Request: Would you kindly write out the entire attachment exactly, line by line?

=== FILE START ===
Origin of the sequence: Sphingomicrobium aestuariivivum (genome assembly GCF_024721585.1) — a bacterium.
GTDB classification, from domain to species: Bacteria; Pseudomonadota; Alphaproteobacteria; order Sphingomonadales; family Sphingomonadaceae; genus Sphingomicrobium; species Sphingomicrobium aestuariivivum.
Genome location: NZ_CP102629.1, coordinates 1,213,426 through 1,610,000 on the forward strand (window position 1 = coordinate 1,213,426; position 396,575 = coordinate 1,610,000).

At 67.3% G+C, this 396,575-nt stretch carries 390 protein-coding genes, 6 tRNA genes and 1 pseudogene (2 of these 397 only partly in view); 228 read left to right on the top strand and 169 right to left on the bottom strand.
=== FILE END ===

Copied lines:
Origin of the sequence: Sphingomicrobium aestuariivivum (genome assembly GCF_024721585.1) — a bacterium.
GTDB classification, from domain to species: Bacteria; Pseudomonadota; Alphaproteobacteria; order Sphingomonadales; family Sphingomonadaceae; genus Sphingomicrobium; species Sphingomicrobium aestuariivivum.
Genome location: NZ_CP102629.1, coordinates 1,213,426 through 1,610,000 on the forward strand (window position 1 = coordinate 1,213,426; position 396,575 = coordinate 1,610,000).

At 67.3% G+C, this 396,575-nt stretch carries 390 protein-coding genes, 6 tRNA genes and 1 pseudogene (2 of these 397 only partly in view); 228 read left to right on the top strand and 169 right to left on the bottom strand.